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Friday Slide Show: George Eastman House Share This on LinkedIn   Share This on Google   Tweet This   Forward This

24 June 2016

School is out, summer is simmering and our thoughts turn eastward even if our roller remains tucked in the closet this year. For almost 40 years we've been visiting Rochester, N.Y. And when we do, we almost always visit George Eastman House.

Eastman finished his work a long time ago. And what's left of his company only breaks your heart. It's work wasn't done but it ended its employment in much the same way. A self-inflicted wound.

Eastman House is much more than a house. It's an estate. The grounds themselves were, in his time, inspiringly named. The residence sat at one end of the lot (where it can still be found) with the Terrace Garden, Palm House, Cut Flower Garden and Rose Garden stretching out before it to the right and the West Garden, Peony Garden, Greenhouse, Poultry Yard, Cow Barn and Compost Yard to the left. Up the middle there was the Vegetable Garden, the Berries, the Rock Garden and the Vegetable Garden.

Landscape architect Alling S. DeForest laid all that out on the 10.5 acre property. As you can tell by the names, it was both a working farm and private garden. Ornamentals grew beside orchards and vegetables. Cows and chickens called the place home.

Today the formal Terrace Garden most resembles what it was in Eastman's time. The working farm and many of the gardens are gone, superceded by the George Eastman Museum. In fact, it's no longer even called George Eastman House but George Eastman Museum.

'What we do in our leisure hours determines what we are.'

And no wonder. Now the house looks out not on the gardens of an estate but a the Dryden Theater, a store and cafe, the Curtis Theater and a couple of galleries and a library. But they are what keep us coming back in what has been a lifelong education in photography.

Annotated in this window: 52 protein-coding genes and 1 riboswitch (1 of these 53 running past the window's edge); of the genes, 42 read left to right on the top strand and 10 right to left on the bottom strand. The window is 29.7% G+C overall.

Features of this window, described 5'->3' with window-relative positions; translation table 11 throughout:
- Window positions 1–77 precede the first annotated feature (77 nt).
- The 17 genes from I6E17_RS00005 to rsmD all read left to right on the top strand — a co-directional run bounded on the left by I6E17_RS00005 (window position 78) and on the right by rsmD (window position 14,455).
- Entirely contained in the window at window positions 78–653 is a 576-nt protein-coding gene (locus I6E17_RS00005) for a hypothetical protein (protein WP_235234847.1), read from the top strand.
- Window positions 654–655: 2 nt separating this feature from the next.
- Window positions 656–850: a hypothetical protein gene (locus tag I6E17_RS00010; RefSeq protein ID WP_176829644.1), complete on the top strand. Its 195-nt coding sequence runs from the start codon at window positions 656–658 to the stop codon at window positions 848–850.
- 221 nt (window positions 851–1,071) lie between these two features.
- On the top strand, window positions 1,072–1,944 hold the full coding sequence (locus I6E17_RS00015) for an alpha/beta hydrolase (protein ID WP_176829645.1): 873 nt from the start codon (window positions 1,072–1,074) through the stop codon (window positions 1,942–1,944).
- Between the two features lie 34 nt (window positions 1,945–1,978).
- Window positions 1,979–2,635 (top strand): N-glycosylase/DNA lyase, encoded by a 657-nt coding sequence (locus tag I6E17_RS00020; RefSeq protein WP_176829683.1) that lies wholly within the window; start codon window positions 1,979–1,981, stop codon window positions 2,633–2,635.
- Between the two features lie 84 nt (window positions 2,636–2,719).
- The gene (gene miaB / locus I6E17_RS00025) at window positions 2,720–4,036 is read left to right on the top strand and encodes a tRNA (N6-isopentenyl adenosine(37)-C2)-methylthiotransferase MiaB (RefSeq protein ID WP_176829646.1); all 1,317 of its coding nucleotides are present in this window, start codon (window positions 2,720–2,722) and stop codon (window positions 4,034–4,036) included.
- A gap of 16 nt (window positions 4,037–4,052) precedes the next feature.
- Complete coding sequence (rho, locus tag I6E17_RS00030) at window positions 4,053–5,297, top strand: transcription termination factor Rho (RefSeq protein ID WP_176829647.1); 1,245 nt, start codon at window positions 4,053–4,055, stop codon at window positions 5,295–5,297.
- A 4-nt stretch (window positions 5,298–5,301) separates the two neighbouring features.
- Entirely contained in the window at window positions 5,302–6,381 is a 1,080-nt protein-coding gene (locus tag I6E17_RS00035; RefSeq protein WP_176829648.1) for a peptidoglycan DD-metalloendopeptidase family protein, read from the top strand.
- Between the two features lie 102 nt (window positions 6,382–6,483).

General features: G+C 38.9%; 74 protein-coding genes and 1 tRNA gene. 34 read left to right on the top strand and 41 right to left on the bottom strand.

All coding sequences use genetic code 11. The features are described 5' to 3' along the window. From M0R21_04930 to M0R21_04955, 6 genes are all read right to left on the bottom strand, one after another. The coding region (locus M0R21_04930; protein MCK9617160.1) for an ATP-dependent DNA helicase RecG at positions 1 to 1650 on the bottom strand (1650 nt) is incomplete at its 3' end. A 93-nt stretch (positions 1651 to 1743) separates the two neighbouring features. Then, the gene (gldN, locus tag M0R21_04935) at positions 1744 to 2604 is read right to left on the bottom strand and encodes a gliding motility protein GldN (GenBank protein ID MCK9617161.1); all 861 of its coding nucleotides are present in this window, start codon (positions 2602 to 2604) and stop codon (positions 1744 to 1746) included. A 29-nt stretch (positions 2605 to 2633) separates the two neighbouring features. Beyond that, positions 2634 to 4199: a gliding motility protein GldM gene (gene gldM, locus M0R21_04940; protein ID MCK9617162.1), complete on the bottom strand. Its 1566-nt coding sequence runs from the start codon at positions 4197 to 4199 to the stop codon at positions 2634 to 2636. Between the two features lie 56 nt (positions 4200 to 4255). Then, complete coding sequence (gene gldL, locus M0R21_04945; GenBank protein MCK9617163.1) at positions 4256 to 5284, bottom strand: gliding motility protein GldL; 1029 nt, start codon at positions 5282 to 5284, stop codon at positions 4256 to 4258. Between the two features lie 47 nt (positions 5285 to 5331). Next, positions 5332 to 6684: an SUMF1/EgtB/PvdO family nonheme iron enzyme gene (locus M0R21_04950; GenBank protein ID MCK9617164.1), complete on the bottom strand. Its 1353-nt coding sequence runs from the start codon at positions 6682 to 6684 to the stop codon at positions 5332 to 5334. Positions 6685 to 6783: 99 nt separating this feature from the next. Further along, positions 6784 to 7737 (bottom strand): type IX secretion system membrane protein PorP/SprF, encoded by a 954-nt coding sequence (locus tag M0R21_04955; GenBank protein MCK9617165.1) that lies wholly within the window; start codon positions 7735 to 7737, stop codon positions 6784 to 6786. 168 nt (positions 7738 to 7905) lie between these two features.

These images were taken on June 27, 2010 with a Nikon Coolpix S8000 we were reviewing. They have the distinct advantage of having been processed this morning in Lightroom CC 2015.6. Or we would be embarrassed to show them to you.

We used the Upright tool on these interior shots of Eastman's home to straighten the verticals. We also used both Luminance and Color Noise Reduction to reign in the higher ISO shots (ISO 1250 was a disaster for noise). And for once, we had to tone down the Clarity. The image just started falling apart at the levels we usually use.

But usually we are working with DNG Raw files not the JPEGs the Nikon captured.

Still, we think these images give you a sense of how Eastman lived. You see his elephant trophy from one of his safaris overlooking the room where the organ would play every morning while he had his orange juice with his mother, who lived there, too.

A nice way to start the day.

Music was very important to him. He founded the Eastman School of Music, among his many other accomplishments. And we happened to walk by a stack of roll music for his player piano, the MP3 device of its day.

His downstairs library was a comfortable, book-lined room meant for recreation. His office, where he took his life in 1932, is upstairs.

Nothing is too much, not even the formal dining room where you can see the place set for his dear friend Josephine Dickman, whom he became particular close to after the death of his mother. And innovations, like electric lighting, were enthusiastically adopted.

We can recommend Elizabeth Brayer's biography of Eastman, George Eastman, A Biography, if you'd like to know more about the man.

He is famous for Kodak's tag line, "You push the button, we do the rest." But the line that haunts you as you walk through his home is something else. "What we do during our working hours determines what we have; what we do in our leisure hours determines what we are."

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